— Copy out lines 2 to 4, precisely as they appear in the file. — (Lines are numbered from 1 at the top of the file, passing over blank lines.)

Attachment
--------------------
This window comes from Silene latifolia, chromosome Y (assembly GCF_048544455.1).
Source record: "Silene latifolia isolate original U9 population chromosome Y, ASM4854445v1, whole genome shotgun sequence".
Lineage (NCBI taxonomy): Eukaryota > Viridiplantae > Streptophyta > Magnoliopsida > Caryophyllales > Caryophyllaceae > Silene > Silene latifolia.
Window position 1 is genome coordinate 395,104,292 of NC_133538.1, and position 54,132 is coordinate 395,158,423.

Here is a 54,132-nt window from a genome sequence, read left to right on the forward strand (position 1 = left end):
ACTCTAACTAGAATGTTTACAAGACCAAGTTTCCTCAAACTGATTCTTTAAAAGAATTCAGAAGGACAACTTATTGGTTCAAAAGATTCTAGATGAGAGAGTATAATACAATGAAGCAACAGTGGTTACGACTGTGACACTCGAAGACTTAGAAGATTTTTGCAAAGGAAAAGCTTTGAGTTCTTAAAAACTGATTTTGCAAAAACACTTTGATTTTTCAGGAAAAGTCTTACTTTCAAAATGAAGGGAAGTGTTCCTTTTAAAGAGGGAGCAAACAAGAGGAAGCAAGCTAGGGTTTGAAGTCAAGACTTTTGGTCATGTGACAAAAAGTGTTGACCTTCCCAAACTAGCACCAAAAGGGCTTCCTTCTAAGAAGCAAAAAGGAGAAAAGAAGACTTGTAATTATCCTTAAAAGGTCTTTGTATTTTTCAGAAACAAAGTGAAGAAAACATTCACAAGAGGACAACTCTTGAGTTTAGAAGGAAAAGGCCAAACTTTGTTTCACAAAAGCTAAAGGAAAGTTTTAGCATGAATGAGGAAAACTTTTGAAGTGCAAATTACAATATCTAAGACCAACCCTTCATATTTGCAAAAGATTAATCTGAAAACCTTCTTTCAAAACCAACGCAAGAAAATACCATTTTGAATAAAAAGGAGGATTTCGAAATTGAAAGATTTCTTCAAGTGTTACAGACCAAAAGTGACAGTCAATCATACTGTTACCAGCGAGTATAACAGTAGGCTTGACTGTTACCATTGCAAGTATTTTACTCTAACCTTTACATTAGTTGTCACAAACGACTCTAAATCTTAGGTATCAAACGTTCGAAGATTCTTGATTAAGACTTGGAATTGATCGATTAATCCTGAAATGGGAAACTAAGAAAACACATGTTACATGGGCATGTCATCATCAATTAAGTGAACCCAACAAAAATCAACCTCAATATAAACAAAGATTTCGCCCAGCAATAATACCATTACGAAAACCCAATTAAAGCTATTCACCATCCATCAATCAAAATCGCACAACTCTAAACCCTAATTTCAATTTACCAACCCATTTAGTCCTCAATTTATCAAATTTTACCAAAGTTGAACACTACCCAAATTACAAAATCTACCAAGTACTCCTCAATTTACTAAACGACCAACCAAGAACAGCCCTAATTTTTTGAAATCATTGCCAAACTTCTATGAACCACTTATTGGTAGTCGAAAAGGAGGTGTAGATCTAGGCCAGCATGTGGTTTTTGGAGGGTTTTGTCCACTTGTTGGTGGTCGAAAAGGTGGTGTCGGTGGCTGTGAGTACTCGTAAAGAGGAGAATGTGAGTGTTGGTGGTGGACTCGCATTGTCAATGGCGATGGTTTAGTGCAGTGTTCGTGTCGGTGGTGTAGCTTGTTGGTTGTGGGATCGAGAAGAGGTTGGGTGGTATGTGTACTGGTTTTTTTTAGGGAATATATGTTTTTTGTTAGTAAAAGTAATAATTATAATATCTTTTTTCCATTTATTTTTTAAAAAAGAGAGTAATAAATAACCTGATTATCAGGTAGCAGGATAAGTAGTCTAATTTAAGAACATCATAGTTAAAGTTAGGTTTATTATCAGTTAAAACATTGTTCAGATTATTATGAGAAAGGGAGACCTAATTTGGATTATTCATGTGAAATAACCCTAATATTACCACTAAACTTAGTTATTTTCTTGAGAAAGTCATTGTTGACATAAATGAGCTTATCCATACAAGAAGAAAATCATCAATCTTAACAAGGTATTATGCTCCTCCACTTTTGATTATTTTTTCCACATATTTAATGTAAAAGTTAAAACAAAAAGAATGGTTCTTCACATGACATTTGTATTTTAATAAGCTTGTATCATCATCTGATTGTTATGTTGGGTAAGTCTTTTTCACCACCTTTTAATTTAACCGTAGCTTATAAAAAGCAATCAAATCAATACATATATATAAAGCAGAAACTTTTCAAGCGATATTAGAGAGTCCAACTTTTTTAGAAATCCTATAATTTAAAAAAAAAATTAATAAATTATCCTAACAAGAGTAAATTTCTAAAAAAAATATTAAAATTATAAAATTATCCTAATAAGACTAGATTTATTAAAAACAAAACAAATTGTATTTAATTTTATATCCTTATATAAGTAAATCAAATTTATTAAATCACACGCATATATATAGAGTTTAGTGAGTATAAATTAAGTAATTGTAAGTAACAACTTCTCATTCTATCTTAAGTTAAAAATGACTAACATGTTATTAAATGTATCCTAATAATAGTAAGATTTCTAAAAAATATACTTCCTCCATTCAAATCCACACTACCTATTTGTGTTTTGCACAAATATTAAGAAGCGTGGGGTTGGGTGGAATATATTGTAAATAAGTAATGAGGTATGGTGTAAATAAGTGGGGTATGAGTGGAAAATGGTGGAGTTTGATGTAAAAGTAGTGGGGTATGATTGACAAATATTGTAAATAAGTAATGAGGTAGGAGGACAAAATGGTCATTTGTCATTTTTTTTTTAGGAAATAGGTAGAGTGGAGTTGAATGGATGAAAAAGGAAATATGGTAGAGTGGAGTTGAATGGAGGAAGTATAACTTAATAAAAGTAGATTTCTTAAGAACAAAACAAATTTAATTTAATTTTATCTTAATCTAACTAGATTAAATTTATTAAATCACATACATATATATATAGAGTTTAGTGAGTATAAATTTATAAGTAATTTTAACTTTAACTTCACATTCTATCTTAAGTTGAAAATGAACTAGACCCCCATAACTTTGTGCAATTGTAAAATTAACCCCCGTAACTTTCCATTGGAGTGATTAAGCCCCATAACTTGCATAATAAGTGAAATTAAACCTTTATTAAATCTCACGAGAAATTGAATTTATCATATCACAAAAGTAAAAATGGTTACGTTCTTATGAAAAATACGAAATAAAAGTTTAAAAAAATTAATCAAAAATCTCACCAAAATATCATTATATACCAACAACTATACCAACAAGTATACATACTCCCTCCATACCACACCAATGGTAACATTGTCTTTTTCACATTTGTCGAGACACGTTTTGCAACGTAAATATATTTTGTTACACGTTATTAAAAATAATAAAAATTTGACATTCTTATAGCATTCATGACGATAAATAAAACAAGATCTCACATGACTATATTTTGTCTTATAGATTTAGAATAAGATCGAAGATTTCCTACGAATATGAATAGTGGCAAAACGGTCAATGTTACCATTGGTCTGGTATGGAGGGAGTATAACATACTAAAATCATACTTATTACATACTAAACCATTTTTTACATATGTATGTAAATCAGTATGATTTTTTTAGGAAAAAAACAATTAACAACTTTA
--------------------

Source record: "Silene latifolia isolate original U9 population chromosome Y, ASM4854445v1, whole genome shotgun sequence".
Lineage (NCBI taxonomy): Eukaryota > Viridiplantae > Streptophyta > Magnoliopsida > Caryophyllales > Caryophyllaceae > Silene > Silene latifolia.
Window position 1 is genome coordinate 395,104,292 of NC_133538.1, and position 54,132 is coordinate 395,158,423.